It is known that people in different regions of the world differ in certain characteristics – this also includes the properties of the intestinal microflora. A genetic study is now revealing the background to this microbial diversity: the gut microbes have evolved in parallel with the dispersal histories of their hosts. It is also becoming clear that some of these organisms display characteristics that reflect their strong dependence on the human gut environment. As the researchers emphasized, the study findings have not only evolutionary significance, but also medical significance: microbiome therapies can be improved for specific populations.
We are changing habitats: in our gut lives a brilliant community of microorganisms, which has become the focus of science in recent decades. It is becoming increasingly clear the complex role the gut microbiome plays in human health: physical and even mental problems can be traced back to a disruption in the partnership with the tiny creatures within us. In addition to the health significance, scientists are also investigating how this system has evolved over the course of evolution. In principle, it is known that the gut microbiome can vary between populations and individuals: many microbial species are common, but some strains are very different.
The international research team led by the Max Planck Institute for Biology in Tübingen investigated the assumption that certain types and strains of gut microbes accompanied groups of people as they spread around the world and produced certain characteristics in parallel. To investigate this potential shared diversification between gut bacteria and the human population, scientists sequenced and analyzed thousands of bacterial genomes from a total of 1,225 individuals from different parts of Europe, Asia and Africa. Based on certain genetic characteristics, they were able to draw conclusions about the evolutionary history of microbes.
The historical link between microbes and humans
In the case of 59 microbial species, the researchers developed family trees in this way. They were then able to compare it to the proportions of their human hosts, which they derived from genetic analyzes of saliva samples. As they report, their analyzes revealed that more than 60 percent of the microbial species examined show a parallel history of evolution with their human hosts. This means that this species evolved in the human gut over hundreds of thousands of years as humans spread across the Earth.
“It is also notable that those lineages that closely followed our evolutionary history are now more dependent on the gut environment,” says lead researcher Ruth Lee of the Max Planck Institute for Biology. Based on genetic information, it became clear that some microbial strains that evolved with humans are highly specialized for living conditions in the human gut: they have relatively small genomes and react sensitively to deviations in oxygen content and temperature. As a result, they have almost no chance of surviving outside the human body. “The study results fundamentally change our view of the human gut microbiome,” says Lai.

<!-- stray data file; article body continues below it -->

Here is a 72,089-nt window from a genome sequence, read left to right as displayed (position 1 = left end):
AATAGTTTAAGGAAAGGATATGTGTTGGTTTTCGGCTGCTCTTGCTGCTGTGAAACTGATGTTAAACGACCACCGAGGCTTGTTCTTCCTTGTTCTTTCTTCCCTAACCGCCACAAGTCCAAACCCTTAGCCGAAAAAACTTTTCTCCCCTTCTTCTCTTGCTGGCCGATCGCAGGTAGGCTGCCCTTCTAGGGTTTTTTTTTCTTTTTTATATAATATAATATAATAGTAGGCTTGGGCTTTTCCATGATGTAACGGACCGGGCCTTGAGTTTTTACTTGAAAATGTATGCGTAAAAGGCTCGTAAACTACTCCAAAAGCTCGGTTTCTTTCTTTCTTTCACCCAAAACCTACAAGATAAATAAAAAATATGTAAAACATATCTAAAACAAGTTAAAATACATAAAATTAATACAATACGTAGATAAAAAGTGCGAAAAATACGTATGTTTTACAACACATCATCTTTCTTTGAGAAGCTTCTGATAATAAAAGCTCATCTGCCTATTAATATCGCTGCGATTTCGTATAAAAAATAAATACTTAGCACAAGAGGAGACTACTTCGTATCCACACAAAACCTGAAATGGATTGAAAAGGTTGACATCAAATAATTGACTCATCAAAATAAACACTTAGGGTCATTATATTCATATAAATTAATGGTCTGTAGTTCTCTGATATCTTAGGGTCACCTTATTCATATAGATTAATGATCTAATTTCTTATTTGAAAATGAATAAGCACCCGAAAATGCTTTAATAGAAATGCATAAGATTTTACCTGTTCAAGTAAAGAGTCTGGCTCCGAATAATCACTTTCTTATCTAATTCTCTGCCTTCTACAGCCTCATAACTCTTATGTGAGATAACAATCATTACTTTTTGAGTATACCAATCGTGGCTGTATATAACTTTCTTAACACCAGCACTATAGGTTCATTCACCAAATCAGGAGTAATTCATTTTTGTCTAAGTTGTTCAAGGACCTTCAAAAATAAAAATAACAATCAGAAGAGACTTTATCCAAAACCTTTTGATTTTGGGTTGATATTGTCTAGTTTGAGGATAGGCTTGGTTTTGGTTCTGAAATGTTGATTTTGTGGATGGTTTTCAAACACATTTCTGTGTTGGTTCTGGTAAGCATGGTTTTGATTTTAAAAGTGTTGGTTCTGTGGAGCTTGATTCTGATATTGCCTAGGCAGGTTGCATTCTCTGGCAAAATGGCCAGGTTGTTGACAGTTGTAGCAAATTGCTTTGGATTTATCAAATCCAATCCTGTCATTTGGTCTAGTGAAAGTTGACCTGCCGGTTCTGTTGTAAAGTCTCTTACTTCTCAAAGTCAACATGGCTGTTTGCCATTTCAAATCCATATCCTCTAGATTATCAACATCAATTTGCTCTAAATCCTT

“Some gut microbes behave as if they were part of the human genome,” says lead author Taichi Suzuki of the Max Planck Institute for Biology. To depend on the environment of the human body. We were able to show that some human gut bacteria have progressed along this spectrum toward irreversible dependency than previously thought. “In contrast, gut populations, which have shown a weaker link to human history, have significantly more characteristics of free-living bacteria,” a scientist reports.
Microbiome therapies adapt to groups
Finally, they emphasized that the findings could also have implications for the medical impact on human microbial communities. What is meant here are remedies for people with health problems that can be traced back to an unfavorable composition of the intestinal flora. You can benefit from giving so-called probiotics or from transferring “healthy” mixtures of your gut microbiome. Findings regarding differences between gut microbiome strains for different populations may be useful because they may respond better to their ‘microbes’. “The microbiome is a therapeutic target for personalized medicine, and our findings underscore the importance of a population-specific approach to microbiome-based therapies,” the researchers wrote.
Source: Max Planck Institute for Biology Tübingen, Specialized article: Science, doi: 10.1126 / science.abm7759
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